Every grower should know why the water from the boiler rises and flows upwards through the flow pipes and comes back again to the boiler by the return pipes. It may be possible to explain this by means of the accompanying diagram (fig. 179). Let A represent a boiler with flow pipe at B, return pipe at c, and fire at D. When heat is applied, some of the water in the boiler absorbs heat and therefore expands and becomes lighter, and requires more space.

The colder water in the return pipe c, being heavier than the heated water, rushes in at the bottom of the boiler, and thus pushes the warmer water upwards and forces it through the flow pipe to fill the space caused by the flow of water from c to the boiler. The greater the heat applied the quicker the circulation. Now, as the heated water travels along the flow pipe b it is gradually losing its heat, and its colder particles begin to sink to the bottom. It cannot, however, return the way it came, because it is being pushed forward by the hotter water coming from the top of the boiler, which in its turn is forced up by the colder water entering the boiler by the return pipe c at the base. Thus while the water in the pipes is gradually losing its heat, that in the boiler is constantly rising in temperature, and rushes to occupy the space that is being constantly vacated by the colder water.

Fig. 179. - Diagram showing the Circulation of Hot Water in Greenhouse Pipes.

If by any chance the water in the flow pipes and in the return pipes and boiler was of the same temperature, circulation would cease altogether, as when the fire goes out and the water cools. There must therefore be a difference in the balance between the hot and cold water to maintain a regular circulation. In other words, one column of water must be heavier than the other. This is secured by having the flow and return pipes at different heights, and the boiler at a lower level than either. When pipes are being set there is always a very slight rise in the flow pipe from the boiler to the end of the house, and a corresponding fall in the return pipe to the boiler. In this way a difference is secured in the two columns of water. And this difference is accentuated by having water in the supply cistern, which is placed several feet higher than the highest point of the flow pipe and is connected with a pipe to the return pipe. This supply cistern should always be kept tilled with water, and as there is a pressure of about 1/2 lb. to every square inch of its surface for every foot in height, it will be realized at once what force is being exerted to drive the cold water into the boiler at the base, and the warm water out at the top.

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Thus, if a supply cistern is 10 ft. above the base of the boiler, there will be 5 lb. pressure to every square inch; and at a height of 30 ft. the pressure would be 15 lb. on every square inch. Care must be taken not to cause too great a strain on the boiler and pipes by having the supply cistern too high. So long as the cistern is placed a foot or two above the highest point of the pipes, a good circulation will be secured with a minimum strain on the apparatus.

To show the enormous strain upon a boiler according to the height of the supply cistern the following remarks from Mr. W. Jones's work on Heating by Hot Water may be quoted: "Take a plain saddle boiler with 3-in. water space, and measuring 60 in. long by 21 in. wide by 21 in. high inside arch, the area or surface of which would be 7368 sq. in. Suppose the head of water to be 30 ft. above the centre of the boiler, 7368 x 1302 will give 95,931 lb., or nearly 43 tons pressure inside the boiler, whereas the actual weight of water in the boiler would not exceed 3 cwt. If you increase the head of water to a height of 60 ft. the pressure will be about 86 tons. If you lower it to 15 ft. it will be about 21 1/2 tons, although the weight of water may remain the same in each case".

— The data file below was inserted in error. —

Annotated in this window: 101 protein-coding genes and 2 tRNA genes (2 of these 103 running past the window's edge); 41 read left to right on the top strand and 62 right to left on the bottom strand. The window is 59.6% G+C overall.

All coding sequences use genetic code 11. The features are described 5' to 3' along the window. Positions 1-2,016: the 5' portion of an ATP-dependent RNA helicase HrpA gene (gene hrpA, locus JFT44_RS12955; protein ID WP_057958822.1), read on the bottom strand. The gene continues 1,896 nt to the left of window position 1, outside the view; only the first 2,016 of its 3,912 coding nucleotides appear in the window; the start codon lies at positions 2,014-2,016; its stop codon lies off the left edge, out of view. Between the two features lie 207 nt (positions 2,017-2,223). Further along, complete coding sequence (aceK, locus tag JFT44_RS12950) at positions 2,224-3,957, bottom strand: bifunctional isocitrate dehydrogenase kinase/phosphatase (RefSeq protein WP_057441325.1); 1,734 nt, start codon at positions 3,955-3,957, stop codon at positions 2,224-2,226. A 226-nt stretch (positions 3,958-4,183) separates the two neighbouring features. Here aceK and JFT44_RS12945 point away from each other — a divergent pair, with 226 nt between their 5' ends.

The system of hot-water heating for glasshouses is known as the "low-pressure" system, to distinguish it from the high-pressure system by which water is brought to boiling-point. Good growers never like their pipes to get so hot that they cannot bear the hand on them. When this is the case it indicates either bad and wasteful stoking or that the boiler is too powerful for the quantity of piping attached. Great heat in the pipes is injurious to plant life. It makes the atmosphere too dry, and when water is applied the house is filled with steam from the hot pipes for a time. A genial heat in the pipes is therefore most desirable.

It sometimes happens, however, more especially in very cold weather, that the fires must be "driven" to maintain the requisite temperature. Then the water is heated so much that it flows over from the supply cistern by sheer expansion. When the water cools it naturally takes up less space than before, the supply cistern becomes empty, and air enters the pipes to fill the vacuum caused by the lost water. The air must be got out of the pipes, otherwise the water could not enter in again. This is secured by means of an air pipe F, fixed at the highest point of the flow, and in many cases carried outside the house. Sometimes stopcocks are placed at the top of the flow pipes, and are examined regularly to allow the air to escape. In any case these air pipes are necessary, because, owing to the natural leakage of water by evaporation, air enters the pipes. If not expelled or allowed to escape, not only would the circulation of the water be impeded or stopped, but with great pressure the pipes or even the boiler might burst.